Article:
Stainless steel produces irregular or similar segments and, like steel, has a tendency to curl in continuous long segments. The ideal stainless steel chip is short, helical shaped, and is a yellow, wheat-like color. Seven ideal chip types are depicted in Figure 2 (at right) in steel, stainless steel, cast iron, super alloys, aluminum, high pressure/high temperature materials and titanium.

If your present chips fit these criteria, you'll know that you're running at the appropriate machine settings, your tooling has the correct chipbreaker and insert rake angle, and you are removing the right amount of heat from the workpiece. Given the right tooling and machining data, the chips will be self-breaking. If they're not, one or more of these factors are off.

Let's now examine how workpiece materials affect chip formation.

Three Material Groups

Ninety percent of workpiece materials can be classified into cast iron, steel and stainless steel categories according to their chemical and mechanical properties.

Cast iron has the lowest shear yield strength of the three materials, thus requiring less cutting force than either steel or stainless steel. Cast iron contains 1.8 to 4.5 percent carbon and additives like silicone, magnesium, chromium, molybdenum, and copper to improve rigidity and ductility. The resulting cast iron grades range from Brinell hardness numbers (BHN) of 150 to 300. That means that even though they're all cast iron, they respond differently to turning.

The softer, highly-ductile BHN150 ferritic irons are fairly easy to turn, but can be "sticky" and prone to built-up edge at low cutting speeds. The harder, less ductile BHN280 to BHN300 ferritic/pearlitic types tend to generate higher heat, pressure and vibration. The other factor to consider in cast iron turning is abrasive hardness at the edges and corners of workpieces, which place heavier demands on the tools and inserts.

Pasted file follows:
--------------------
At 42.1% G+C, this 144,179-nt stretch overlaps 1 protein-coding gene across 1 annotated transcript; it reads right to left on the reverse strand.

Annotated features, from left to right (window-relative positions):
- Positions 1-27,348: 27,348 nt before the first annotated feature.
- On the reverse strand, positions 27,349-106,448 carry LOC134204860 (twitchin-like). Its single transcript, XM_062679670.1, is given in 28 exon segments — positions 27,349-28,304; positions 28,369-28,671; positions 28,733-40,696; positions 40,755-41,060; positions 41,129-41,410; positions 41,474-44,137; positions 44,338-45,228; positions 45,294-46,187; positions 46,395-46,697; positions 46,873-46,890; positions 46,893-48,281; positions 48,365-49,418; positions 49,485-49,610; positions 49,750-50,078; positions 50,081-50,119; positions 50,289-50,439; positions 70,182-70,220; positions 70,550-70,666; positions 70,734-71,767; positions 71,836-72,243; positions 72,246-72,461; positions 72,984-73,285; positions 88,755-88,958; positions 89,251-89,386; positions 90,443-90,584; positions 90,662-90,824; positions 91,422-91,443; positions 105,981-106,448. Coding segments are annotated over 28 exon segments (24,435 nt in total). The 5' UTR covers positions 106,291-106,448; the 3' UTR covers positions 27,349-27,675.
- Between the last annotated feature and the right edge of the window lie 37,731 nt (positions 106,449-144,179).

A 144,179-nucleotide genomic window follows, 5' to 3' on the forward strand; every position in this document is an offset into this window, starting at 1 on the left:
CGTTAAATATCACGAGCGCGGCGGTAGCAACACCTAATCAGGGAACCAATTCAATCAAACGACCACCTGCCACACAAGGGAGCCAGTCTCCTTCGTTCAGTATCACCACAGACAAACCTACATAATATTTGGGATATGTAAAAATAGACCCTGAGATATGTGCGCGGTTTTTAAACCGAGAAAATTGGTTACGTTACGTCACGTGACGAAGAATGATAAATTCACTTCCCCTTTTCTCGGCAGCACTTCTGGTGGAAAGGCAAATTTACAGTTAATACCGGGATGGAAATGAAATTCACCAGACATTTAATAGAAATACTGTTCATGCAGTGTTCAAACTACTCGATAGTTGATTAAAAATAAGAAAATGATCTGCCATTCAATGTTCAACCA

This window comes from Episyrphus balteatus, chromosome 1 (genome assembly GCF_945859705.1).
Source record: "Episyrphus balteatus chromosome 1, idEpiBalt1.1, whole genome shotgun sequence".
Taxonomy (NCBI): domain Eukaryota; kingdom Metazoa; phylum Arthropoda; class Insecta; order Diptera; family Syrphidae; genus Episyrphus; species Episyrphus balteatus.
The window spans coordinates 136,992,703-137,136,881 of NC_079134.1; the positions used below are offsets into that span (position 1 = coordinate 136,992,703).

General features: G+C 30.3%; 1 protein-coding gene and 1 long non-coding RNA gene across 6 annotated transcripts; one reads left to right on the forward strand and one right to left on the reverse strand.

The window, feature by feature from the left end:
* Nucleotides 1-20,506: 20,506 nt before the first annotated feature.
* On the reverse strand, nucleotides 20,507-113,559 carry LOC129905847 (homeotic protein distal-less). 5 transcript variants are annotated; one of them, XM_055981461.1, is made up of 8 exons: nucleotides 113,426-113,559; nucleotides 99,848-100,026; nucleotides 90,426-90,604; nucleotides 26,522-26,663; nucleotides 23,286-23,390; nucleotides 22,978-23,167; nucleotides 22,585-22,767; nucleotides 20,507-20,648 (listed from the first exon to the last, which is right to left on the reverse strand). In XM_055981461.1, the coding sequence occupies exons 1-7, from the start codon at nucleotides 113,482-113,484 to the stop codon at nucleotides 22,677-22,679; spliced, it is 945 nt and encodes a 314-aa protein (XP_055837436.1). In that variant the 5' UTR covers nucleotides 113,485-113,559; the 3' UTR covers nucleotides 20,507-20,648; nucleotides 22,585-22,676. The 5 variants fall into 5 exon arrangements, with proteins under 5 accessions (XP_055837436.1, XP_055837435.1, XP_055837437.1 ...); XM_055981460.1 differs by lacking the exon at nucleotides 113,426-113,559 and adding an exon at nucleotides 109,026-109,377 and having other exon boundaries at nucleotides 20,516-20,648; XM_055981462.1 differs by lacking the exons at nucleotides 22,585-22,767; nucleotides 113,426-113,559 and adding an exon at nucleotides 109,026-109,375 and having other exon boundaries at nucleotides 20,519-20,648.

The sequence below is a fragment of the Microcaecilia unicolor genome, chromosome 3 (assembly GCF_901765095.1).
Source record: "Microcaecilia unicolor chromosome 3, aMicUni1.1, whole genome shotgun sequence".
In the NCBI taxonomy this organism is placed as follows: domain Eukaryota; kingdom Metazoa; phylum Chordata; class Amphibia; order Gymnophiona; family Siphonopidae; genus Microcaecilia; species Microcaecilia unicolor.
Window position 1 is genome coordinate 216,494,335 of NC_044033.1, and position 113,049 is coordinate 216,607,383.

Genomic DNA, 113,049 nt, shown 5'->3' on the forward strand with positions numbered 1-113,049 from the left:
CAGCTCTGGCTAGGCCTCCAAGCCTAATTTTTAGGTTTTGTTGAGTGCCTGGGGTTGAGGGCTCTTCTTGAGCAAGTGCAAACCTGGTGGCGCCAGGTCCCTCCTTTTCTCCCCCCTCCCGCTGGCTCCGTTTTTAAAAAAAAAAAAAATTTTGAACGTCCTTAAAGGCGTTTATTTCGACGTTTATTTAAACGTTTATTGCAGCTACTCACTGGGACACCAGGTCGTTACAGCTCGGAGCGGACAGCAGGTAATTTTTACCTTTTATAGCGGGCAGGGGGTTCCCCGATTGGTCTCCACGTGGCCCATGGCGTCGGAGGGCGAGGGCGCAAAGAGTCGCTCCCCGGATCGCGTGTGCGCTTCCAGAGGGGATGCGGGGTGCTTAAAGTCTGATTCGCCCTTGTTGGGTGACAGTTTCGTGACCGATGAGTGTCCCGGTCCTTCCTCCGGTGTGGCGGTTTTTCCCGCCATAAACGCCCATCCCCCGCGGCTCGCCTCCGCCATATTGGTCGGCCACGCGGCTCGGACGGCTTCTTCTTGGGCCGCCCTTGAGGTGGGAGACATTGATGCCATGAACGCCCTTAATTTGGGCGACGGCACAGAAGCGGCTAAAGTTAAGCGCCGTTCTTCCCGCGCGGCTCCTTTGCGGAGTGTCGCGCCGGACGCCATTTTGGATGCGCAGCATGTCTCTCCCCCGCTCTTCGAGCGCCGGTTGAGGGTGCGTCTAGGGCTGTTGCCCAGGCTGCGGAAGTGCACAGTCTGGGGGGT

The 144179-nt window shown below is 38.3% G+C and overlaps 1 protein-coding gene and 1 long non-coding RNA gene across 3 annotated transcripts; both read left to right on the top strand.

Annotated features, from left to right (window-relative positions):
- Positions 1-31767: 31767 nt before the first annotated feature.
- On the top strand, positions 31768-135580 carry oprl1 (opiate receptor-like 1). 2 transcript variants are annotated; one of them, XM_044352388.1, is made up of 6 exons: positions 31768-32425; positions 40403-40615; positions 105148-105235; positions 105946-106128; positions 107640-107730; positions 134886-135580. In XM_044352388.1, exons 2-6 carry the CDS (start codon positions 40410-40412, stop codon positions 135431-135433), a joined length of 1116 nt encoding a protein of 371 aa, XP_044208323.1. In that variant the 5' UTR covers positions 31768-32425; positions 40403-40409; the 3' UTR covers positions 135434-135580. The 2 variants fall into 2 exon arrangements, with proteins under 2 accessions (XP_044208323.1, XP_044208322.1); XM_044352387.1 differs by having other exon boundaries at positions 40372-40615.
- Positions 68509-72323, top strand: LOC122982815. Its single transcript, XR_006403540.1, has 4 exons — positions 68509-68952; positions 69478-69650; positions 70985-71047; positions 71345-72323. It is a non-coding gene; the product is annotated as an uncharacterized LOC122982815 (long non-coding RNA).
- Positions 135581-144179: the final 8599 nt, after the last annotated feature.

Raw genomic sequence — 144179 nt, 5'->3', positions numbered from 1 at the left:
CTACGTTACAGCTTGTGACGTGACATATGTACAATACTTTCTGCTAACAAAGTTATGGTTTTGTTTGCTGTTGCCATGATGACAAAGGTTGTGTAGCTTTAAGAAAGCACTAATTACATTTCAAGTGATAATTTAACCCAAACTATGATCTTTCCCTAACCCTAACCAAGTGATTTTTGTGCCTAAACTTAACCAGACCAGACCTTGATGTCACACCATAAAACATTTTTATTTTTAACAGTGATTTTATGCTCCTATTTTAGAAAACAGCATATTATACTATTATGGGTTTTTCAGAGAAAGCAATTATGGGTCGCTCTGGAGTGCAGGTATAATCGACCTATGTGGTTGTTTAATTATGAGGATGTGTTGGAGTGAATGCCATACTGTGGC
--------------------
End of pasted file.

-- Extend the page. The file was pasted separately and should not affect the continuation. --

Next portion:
Steel fits somewhere between cast iron and stainless steel in yield strength. Carbon steels are malleable alloys of iron and carbon, with carbon content ranging from a fraction of a percent to nearly 2 percent. Carbon content determines the hardness, toughness, and the ease of chipbreaking.

Low alloy steels have less than 5 percent alloying elements, such as silicon, manganese, phosphorus and sulfur, which also affects machinability and chip formation. High alloy steels have more than 5 percent of these elements. Unalloyed steels have hardnesses ranging from BHN110 to BHN310 depending on the carbon content. By the same token, low alloy steels range from BHN125 to BHN420 when hardened. High alloy steels range from BHN150 to BHN350 when hardened. Higher carbon contents increase hardness and decrease ductility, but also are more demanding to turn than plain carbon steel.

Stainless steel has much lower thermal conductivity and higher ductility than conventional steel. The ingredients added to improve its corrosion resistance and tensile strength, especially chromium, nickel and molybdenum, give it the highest yield strength of the three materials. The results during turning are more friction, higher cutting forces and therefore higher temperatures with consequential smearing tendency and work-hardening of the component surfaces. These characteristics are typical of all austenitic stainless steel grades.

The deformation-hardened layer on incoming mill stock is considerably thicker in austenitic stainless steel than in carbon steel. The core of the material may be half as hard as the surface, but it's on the surface where the cutting takes place.

Suggestion: Compensate for the challenges of your workpiece materials. Select high positive rake inserts and chipbreakers and geometries matched to the materials, so that cutting forces work for, not against you. 

Besides material, chip formation is affected by a combination of cutting data—especially feed rate and depth of cut—as well as insert lead angle, rake angle, and the tool's nose radius. Let's examine each of these factors separately.

Feed Rate